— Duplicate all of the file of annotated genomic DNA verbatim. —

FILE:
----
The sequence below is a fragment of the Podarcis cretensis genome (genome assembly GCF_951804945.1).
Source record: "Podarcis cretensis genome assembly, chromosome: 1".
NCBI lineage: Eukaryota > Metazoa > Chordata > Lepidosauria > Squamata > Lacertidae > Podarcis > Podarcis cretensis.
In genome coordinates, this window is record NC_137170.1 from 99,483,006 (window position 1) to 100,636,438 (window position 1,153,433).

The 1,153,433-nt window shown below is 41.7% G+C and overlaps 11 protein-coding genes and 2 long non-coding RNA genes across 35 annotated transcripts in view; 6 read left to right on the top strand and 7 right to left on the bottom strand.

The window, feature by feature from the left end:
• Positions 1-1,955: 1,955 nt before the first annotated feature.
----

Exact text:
The sequence below is a fragment of the Podarcis cretensis genome (genome assembly GCF_951804945.1).
Source record: "Podarcis cretensis genome assembly, chromosome: 1".
NCBI lineage: Eukaryota > Metazoa > Chordata > Lepidosauria > Squamata > Lacertidae > Podarcis > Podarcis cretensis.
In genome coordinates, this window is record NC_137170.1 from 99,483,006 (window position 1) to 100,636,438 (window position 1,153,433).

The 1,153,433-nt window shown below is 41.7% G+C and overlaps 11 protein-coding genes and 2 long non-coding RNA genes across 35 annotated transcripts in view; 6 read left to right on the top strand and 7 right to left on the bottom strand.

The window, feature by feature from the left end:
• Positions 1-1,955: 1,955 nt before the first annotated feature.